Wednesday, November 30, 2016

A quick fix for cradle cap

Cradle Cap:
/krādl kap/
A newborn scalp condition causing dry flaking and/or thick crusting of skin.

My daughter didn't get cradle cap so I didn't even know what it was until my son developed it. He had excessively dry skin all over which cleared up quickly except in his eyebrows and on his scalp. I noticed he had a thick layer of crusty skin on his scalp that looked like a terrible case of dandruff.  Initially I thought I could get rid of it with wash cloth and Cetaphil baby shampoo but it turned out that shampoo was causing more harm than good. I'll post more about that in detail later.

I looked online and saw recommendations to try coconut oil and a brush but I guess the brush I used was the wrong kind so it didn't help much. It would lift some of the flakes off his scalp but the problem still persisted. His pediatrician told me not to worry about it because it resolves itself, but he has thick curly hair and so the flakes were basically trapped on his head. She told me to use mineral oil (baby oil) with a brush. But I still didn't have much luck getting rid of it.

In doing additional research online and speaking to fellow blogging moms I finally got some great advice that was able to eliminate his cradle cap within a few days. The advice was to combine two awesome products;

1. Mustela Foam Shampoo For Infants
This foaming shampoo is awesome and I'll continue to use it even though his cradle cap is gone now. It has great cleansing power without being too soapy and rinses out quickly. Using it on its own without the brush wont eliminate cradle cap though. Trust me, I tried πŸ˜‚πŸ˜‚.

2. Bean B Clean Cradle Cap Scalp Massaging brush

Unlike a regular hair brush, this brush has thick rubbery bristles that gently lift flakes off the scalp and away from the hair. The brush comes with the below instructions on how to properly use it. Its also important to take it apart after each use so it can dry properly


After using this brush just twice, the cradle cap had totally disappeared! Thanks to the awesome moms who recommended it to me.

Tuesday, November 22, 2016

A tale of two pumps: Spectra S2 & Evenflo Dual Electric

Can I start by confessing that I thoroughly hate pumping.😧 I really hate pumping. I feel like I need to get that out there loud and clear. Every single thing about pumping and storing breastmilk grates my nerves, and yet I "suffer" through it because its so totally worth it.πŸ˜πŸ’™
When I had my daughter in 2012, Obamacare had not been implemented yet, so I narrowly missed out on getting a free breast pump.  At the time I didn't want to spend too much on a pump especially since pumps aren't returnable and I didn't even know if I would be successful at breastfeeding. I ultimately decided to go for the Lansinoh pump and posted about my experience with it here. The pump worked well for me although it did break down at about the 9 month mark and I had to get into a fight with the company to get a replacement. Nevertheless I was happy with the pump until I stopped pumping once my daughter turned a year old.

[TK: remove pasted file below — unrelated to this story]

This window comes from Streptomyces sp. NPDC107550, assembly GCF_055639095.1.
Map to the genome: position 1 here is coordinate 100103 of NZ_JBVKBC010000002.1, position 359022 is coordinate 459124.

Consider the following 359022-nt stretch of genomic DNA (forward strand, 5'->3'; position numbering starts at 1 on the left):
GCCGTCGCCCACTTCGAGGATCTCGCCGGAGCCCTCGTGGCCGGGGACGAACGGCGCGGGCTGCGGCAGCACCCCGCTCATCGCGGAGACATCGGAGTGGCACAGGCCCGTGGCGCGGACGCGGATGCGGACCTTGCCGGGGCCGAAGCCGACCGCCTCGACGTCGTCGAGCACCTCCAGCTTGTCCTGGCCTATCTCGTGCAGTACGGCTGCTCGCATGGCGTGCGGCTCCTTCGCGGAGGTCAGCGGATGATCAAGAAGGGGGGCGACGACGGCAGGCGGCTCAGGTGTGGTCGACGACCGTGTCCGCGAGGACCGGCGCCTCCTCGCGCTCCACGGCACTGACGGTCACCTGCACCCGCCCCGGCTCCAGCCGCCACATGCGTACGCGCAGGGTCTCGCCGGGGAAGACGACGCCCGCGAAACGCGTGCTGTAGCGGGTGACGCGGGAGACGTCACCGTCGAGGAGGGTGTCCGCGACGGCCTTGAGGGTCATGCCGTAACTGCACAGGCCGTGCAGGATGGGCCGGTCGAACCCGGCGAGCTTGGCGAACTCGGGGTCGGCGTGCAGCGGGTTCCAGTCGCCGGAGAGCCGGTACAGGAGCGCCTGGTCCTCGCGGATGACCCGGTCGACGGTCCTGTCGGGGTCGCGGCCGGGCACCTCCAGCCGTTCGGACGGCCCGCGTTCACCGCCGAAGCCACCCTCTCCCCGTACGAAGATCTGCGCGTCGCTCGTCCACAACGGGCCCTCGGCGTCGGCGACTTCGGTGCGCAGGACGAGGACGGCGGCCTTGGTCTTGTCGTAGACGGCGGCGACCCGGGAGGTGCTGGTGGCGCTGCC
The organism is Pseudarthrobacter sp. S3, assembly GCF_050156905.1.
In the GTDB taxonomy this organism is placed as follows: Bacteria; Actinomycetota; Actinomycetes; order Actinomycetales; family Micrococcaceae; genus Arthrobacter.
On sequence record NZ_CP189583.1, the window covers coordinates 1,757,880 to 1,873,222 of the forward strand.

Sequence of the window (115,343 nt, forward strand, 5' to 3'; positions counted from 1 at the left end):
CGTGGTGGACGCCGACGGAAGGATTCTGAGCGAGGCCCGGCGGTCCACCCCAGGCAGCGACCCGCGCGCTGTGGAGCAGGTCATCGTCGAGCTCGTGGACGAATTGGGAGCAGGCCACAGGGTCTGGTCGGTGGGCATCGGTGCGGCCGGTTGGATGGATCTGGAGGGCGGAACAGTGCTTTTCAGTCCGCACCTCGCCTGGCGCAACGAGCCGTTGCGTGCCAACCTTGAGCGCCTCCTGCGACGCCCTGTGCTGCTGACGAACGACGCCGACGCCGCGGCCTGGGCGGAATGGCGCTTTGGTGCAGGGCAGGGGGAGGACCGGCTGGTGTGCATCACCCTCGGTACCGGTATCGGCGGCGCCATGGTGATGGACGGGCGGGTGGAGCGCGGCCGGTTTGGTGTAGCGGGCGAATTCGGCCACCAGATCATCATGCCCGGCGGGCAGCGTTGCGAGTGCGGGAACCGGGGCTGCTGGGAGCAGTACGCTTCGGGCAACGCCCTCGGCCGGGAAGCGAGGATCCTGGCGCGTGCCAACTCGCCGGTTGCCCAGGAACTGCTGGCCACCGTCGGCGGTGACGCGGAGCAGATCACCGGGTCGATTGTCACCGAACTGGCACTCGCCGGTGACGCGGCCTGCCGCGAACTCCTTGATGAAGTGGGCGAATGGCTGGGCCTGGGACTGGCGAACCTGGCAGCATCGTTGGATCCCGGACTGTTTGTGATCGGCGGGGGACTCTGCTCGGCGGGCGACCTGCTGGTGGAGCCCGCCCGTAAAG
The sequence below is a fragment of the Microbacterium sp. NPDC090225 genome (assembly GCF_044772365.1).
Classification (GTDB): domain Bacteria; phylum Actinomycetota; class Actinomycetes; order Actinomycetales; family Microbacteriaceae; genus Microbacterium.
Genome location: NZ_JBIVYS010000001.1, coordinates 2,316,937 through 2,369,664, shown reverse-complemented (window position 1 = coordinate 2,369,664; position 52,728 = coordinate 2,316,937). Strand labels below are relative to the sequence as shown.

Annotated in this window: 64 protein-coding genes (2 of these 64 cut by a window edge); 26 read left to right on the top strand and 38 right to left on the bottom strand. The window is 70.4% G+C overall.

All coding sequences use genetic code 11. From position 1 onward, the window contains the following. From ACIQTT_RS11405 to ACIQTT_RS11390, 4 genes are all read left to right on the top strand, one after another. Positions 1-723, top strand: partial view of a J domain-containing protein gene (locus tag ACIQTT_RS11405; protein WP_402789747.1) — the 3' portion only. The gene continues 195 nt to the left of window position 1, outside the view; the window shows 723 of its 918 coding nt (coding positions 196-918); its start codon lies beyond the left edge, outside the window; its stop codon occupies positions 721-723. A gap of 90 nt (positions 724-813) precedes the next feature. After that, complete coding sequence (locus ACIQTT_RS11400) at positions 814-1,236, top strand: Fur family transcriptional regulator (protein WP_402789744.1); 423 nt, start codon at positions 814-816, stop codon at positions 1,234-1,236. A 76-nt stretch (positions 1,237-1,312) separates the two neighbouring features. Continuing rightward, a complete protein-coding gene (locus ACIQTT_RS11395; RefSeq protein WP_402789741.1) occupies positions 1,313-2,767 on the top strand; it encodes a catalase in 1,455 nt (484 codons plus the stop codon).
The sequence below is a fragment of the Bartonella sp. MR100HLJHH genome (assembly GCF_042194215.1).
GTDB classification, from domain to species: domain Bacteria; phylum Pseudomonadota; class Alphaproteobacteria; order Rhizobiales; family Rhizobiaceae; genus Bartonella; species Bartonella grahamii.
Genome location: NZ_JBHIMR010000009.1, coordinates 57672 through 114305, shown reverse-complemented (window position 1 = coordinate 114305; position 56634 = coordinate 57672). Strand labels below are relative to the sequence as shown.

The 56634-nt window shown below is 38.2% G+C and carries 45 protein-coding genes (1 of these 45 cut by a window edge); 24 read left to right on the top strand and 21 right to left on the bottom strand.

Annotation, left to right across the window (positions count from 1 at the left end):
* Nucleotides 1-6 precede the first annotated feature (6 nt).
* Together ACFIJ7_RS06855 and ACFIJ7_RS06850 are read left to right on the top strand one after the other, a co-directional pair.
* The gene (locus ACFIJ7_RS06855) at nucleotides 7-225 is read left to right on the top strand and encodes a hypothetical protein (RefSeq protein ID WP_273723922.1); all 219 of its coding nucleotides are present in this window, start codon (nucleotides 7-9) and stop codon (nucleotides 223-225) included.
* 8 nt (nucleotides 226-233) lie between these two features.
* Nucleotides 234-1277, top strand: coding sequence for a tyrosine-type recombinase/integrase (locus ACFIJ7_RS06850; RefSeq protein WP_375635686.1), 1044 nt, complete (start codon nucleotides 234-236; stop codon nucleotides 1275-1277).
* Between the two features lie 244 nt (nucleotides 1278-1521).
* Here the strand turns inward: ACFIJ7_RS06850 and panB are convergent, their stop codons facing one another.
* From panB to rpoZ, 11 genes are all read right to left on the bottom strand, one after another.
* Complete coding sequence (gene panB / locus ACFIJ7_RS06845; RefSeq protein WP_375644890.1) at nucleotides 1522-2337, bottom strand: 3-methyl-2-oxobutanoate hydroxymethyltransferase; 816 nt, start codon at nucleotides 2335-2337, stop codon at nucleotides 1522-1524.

This time around I had every intention of benefiting from the free pump. I was excited to get to choose a pump without worrying about the costπŸ’°. My insurance company provided me with a list of medical equipment suppliers that I could get the pump from in order for it to be covered. All of them seemed to offer the same options; with one pump from each major brand such as Medela, Ameda, Lansinoh and Spectra. I was 100% certain I would go for the Medela but then I remembered realized it has an open system; meaning there is no barrier between the milk and the tubing. This can potentially allow milk and condensation to build up inside the tubes. For me this was a total no-no.  I decided Medela just wasn't right for me. During my hospital stay I used a Medela pump provided by the hospital and it seemed like a decent pump however I didn't like how delicate the membrane pieces were. After doing a lot of research I decided the best choice for me was the Spectra S2.

Based on all the reviews I gathered that it featured a closed system, a quiet pump and "hospital grade" suction. So I went ahead and ordered it.